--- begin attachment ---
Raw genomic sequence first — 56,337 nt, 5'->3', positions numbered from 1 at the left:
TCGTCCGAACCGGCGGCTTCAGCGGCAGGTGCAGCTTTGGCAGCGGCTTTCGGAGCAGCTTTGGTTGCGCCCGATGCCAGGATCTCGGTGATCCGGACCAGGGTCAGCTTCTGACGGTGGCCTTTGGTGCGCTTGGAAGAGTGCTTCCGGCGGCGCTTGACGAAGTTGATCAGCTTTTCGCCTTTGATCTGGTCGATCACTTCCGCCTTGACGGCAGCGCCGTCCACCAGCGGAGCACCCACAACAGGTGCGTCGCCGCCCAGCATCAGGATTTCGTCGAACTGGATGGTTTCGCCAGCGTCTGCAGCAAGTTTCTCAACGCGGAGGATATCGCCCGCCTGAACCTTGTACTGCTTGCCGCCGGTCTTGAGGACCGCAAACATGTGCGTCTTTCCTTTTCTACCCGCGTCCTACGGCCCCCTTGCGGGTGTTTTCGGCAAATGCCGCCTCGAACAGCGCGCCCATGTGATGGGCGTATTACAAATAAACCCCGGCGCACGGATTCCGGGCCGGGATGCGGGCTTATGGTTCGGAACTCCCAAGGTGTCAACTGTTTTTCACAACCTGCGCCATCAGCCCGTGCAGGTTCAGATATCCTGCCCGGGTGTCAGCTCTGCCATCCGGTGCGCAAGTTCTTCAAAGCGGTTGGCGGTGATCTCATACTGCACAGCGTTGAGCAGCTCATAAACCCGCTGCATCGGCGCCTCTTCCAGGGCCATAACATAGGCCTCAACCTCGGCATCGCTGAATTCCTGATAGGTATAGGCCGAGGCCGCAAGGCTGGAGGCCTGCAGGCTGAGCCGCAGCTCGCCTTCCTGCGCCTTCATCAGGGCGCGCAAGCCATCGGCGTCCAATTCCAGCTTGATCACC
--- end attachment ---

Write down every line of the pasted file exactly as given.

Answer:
Raw genomic sequence first — 56,337 nt, 5'->3', positions numbered from 1 at the left:
TCGTCCGAACCGGCGGCTTCAGCGGCAGGTGCAGCTTTGGCAGCGGCTTTCGGAGCAGCTTTGGTTGCGCCCGATGCCAGGATCTCGGTGATCCGGACCAGGGTCAGCTTCTGACGGTGGCCTTTGGTGCGCTTGGAAGAGTGCTTCCGGCGGCGCTTGACGAAGTTGATCAGCTTTTCGCCTTTGATCTGGTCGATCACTTCCGCCTTGACGGCAGCGCCGTCCACCAGCGGAGCACCCACAACAGGTGCGTCGCCGCCCAGCATCAGGATTTCGTCGAACTGGATGGTTTCGCCAGCGTCTGCAGCAAGTTTCTCAACGCGGAGGATATCGCCCGCCTGAACCTTGTACTGCTTGCCGCCGGTCTTGAGGACCGCAAACATGTGCGTCTTTCCTTTTCTACCCGCGTCCTACGGCCCCCTTGCGGGTGTTTTCGGCAAATGCCGCCTCGAACAGCGCGCCCATGTGATGGGCGTATTACAAATAAACCCCGGCGCACGGATTCCGGGCCGGGATGCGGGCTTATGGTTCGGAACTCCCAAGGTGTCAACTGTTTTTCACAACCTGCGCCATCAGCCCGTGCAGGTTCAGATATCCTGCCCGGGTGTCAGCTCTGCCATCCGGTGCGCAAGTTCTTCAAAGCGGTTGGCGGTGATCTCATACTGCACAGCGTTGAGCAGCTCATAAACCCGCTGCATCGGCGCCTCTTCCAGGGCCATAACATAGGCCTCAACCTCGGCATCGCTGAATTCCTGATAGGTATAGGCCGAGGCCGCAAGGCTGGAGGCCTGCAGGCTGAGCCGCAGCTCGCCTTCCTGCGCCTTCATCAGGGCGCGCAAGCCATCGGCGTCCAATTCCAGCTTGATCACC